Covid sports cancellations NHL NBA NFL OlympicsAs for professional sports, league rules may result in major playoff implications and teams have had to pull out of major tournaments. The NHL has been canceling most games where there has been a COVID outbreak, which is only possible after the league announced that NHL players will no longer be allowed to play in the Olympics, so the cancelled games can now be made up in the two weeks when the Olympics take place. The NBA and NFL, however, have told teams they must play regardless of outbreaks, and it has had major implications. In the NBA, teams are allowed to sign replacement players without it affecting the salary cap, but since good players on the free agent list are few and far between teams have been looking to the G-league and other lesser options to fill rosters. The Toronto Raptors, for example, played without 10 starters on December 26th, instead calling up players from the G-league and they got trounced by the Cleveland Cavaliers 144-99, which could have playoff implications, as the Raptors are close to the .500 mark. Similarly, teams like the Philadelphia 76ers, Orland Magic and Minnesota Timberwolves are also in COVID trouble and have been desperately looking for replacements.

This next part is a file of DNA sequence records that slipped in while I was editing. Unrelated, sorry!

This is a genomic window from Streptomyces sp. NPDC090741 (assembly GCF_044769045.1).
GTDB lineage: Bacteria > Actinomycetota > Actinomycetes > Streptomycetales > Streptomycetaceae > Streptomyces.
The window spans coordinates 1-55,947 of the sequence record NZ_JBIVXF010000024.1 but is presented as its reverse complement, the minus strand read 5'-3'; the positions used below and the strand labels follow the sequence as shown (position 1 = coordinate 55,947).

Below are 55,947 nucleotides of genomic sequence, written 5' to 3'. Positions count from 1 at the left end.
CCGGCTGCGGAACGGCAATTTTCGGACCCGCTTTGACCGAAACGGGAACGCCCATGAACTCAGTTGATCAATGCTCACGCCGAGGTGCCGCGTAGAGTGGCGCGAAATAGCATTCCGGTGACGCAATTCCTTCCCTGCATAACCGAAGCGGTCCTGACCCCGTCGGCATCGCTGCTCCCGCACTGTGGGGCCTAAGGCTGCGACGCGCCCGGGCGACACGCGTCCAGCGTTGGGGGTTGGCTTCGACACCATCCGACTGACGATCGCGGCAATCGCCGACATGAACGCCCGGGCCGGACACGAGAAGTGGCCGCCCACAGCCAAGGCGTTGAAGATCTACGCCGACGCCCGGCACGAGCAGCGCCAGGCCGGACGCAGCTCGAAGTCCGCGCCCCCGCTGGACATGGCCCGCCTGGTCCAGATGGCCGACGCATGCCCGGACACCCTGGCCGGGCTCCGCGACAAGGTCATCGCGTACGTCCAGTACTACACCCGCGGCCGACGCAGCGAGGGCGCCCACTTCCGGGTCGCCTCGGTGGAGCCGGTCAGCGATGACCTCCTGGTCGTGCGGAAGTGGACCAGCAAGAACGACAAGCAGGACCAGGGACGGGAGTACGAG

While the current situation is frustrating for the NBA, it is even worse for the NFL, since there are fewer games and the playoffs begin in January. Green Bay was forced to sit Aaron Rodgers when he lied about being vaccinated after catching COVID-19, Cleveland was forced to sit Baker Mayfield and New Orleans was forced to sit all three of their starting QBs, putting in Ian Book as a desperation move. They lost to Miami which could have cost the .500 team at the time any chance of making the playoffs. And teams are constantly being forced to sit star players after a COVID outbreak. The NFL has lowered the inaction period for vaccinated players, but most still must sit out. One writer said it best when he wrote, "all teams are in the same situation, but it’s disgusting that teams will make or miss the playoffs simply because star players with no symptoms are forced to sit while Mr. Nobody takes their place."  Because of the implications on such major events and the playoffs, COVID cancelations and roster changes is the #9 story of 2021.

8. NCAA changes rules to allow players to benefit from the use of their names and image